Cairo - Sudan's military has dissolved the boards of all state companies and national agricultural projects, state TV said on Friday, in what appeared to be the junta's latest move to tighten control after seizing power in a coup on Oct. 25.
Under growing international and domestic pressure, the military rulers were challenged by a leading civilian group to release three political figures it said had been arrested after meeting an envoy for the United Nations.
Last week's takeover halted a power-sharing deal between the military and civilians agreed after the overthrow of long-time autocratic leader Omar al-Bashir 2-1/2 years ago, an arrangement that was meant to lead to elections by the end of 2023.
State TV gave no further details on the dissolution of state company boards.
Mediation efforts involving the United Nations have sought the release of prominent civilian figures including Prime Minister Abdalla Hamdok, who is under house arrest, and a return to power-sharing, against a backdrop of mass rallies and local protests against the military.
The Forces of Freedom and Change (FFC) coalition said three more civilians - two Sudanese Congress Party members and a senior member of a task force dismantling the Bashir government's assets - had been arrested on Thursday.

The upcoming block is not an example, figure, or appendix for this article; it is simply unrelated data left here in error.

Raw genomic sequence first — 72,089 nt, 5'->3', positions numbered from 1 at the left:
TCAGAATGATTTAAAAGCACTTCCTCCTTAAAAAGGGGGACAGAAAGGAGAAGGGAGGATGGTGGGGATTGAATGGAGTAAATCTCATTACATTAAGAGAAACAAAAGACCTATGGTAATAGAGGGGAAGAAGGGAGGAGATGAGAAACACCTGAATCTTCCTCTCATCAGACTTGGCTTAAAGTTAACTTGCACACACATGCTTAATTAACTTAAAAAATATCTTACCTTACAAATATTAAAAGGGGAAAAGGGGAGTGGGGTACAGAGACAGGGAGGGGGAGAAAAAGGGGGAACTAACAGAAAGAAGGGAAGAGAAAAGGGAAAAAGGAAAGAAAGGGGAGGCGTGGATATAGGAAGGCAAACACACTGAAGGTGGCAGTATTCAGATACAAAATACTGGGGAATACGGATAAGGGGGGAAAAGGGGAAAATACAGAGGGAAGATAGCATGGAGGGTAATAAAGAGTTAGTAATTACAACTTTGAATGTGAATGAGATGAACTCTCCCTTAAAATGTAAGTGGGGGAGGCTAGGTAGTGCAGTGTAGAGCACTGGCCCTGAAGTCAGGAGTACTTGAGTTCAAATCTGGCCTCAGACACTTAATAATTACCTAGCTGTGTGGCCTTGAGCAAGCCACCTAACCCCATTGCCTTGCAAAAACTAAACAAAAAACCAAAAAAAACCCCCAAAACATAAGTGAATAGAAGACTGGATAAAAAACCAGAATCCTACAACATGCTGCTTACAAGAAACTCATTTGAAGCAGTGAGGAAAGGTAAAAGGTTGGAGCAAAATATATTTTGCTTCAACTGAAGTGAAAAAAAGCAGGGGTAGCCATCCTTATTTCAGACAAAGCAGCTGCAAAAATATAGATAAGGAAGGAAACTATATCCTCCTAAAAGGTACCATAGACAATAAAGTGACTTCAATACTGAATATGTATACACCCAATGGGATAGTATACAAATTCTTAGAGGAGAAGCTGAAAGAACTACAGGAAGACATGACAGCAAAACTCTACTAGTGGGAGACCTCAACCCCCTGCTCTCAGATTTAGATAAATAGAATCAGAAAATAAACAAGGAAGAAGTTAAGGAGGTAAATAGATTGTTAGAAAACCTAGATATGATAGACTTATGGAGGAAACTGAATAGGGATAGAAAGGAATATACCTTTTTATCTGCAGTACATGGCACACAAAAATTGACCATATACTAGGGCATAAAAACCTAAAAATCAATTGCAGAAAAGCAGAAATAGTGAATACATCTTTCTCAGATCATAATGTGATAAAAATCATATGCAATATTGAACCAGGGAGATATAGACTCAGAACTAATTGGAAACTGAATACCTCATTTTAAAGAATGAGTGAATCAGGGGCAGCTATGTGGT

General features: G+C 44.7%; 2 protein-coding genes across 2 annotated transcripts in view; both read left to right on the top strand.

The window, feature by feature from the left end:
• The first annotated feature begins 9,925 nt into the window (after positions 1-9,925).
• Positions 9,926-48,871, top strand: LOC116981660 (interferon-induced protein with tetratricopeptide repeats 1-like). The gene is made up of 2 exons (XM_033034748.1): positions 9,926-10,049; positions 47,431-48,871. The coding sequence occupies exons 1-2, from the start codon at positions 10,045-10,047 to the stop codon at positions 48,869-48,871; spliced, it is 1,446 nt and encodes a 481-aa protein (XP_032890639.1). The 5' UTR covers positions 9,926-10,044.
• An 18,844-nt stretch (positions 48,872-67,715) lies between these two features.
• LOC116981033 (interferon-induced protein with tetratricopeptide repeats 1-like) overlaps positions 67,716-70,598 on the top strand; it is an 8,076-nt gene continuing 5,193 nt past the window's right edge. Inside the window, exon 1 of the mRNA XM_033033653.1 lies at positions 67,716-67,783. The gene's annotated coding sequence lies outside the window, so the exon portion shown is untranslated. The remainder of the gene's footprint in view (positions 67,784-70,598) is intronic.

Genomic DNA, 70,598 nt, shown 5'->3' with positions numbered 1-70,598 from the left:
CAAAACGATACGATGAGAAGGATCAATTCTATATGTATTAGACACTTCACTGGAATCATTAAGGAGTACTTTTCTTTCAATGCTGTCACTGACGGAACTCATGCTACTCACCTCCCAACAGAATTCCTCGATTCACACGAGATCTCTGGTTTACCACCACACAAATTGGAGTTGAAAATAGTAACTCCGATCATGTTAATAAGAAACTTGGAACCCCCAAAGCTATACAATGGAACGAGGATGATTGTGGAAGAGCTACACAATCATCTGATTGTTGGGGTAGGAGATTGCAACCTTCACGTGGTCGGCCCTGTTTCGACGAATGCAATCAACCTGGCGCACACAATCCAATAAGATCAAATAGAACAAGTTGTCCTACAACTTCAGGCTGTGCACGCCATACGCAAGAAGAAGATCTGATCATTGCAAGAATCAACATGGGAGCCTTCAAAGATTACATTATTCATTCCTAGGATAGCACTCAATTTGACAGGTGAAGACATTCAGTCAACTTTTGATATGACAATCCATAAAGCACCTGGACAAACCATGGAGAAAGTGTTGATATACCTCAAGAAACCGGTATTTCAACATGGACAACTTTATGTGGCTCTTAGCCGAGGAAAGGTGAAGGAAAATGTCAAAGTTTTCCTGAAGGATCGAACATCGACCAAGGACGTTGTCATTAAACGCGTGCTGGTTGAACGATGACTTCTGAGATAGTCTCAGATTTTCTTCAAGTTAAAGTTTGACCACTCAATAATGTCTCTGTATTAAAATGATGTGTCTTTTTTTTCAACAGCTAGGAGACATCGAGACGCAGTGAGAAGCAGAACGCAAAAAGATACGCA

The FFC said any reports of contact between it and the military or of an imminent agreement between the military and Hamdok were untrue and "nothing but desperate efforts to sow frustration in the intrepid Sudanese street (movement)".
A source close to Hamdok said late on Thursday that talks were making progress. But many in the protest movement, which is mobilising for further demonstrations, oppose compromise with the military and are calling for full civilian rule.
The U.N. mission in Sudan condemned the reported arrests of Taha Osman Isahaq, Sharif Mohamed Osman and Hamza Farouk near its offices in the capital Khartoum and called for the immediate release of all those detained.
"These detentions hinder efforts to restore stability and a return to the path of democratic transition in Sudan and nullifies the impact of the release of four of the detained ministers yesterday," the mission said in a statement.
In Geneva, U.N. Human Rights Commissioner Michelle Bachelet called on Sudan's military leaders "to step back in order to allow the country to return to the path of progress". The U.N. human rights council agreed to appoint an expert to monitor the situation in Sudan.
Sudan's military chief, Abdel Fattah al-Burhan, has said the army intervened because of political turmoil and the risk of civil war, and that elections will be held in 2023.
His critics accuse the army of fomenting unrest ahead of the military takeover, which they say made the risk of civil conflict more likely and derailed a transition that offered an exit from decades of isolation and internal wars.
(Reporting by Lilian Wagdy and Khalid Abdelaziz; Writing by Aidan Lewis; Editing by Toby Chopra, Andrew Cawthorne, William Maclean) ((Aidan.Lewis@tr.com; +20-1001174410;))